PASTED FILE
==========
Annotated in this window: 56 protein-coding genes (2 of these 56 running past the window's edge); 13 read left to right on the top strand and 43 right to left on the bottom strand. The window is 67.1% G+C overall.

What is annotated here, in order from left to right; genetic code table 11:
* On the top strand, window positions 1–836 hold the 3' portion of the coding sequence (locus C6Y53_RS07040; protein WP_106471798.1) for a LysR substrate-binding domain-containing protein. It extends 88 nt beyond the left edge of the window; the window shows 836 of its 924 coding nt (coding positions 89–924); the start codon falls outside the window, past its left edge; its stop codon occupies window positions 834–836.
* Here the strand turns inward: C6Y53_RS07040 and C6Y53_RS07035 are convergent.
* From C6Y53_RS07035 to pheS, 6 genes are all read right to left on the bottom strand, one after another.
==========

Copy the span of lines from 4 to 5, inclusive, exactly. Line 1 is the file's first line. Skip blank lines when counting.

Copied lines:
* Here the strand turns inward: C6Y53_RS07040 and C6Y53_RS07035 are convergent.
* From C6Y53_RS07035 to pheS, 6 genes are all read right to left on the bottom strand, one after another.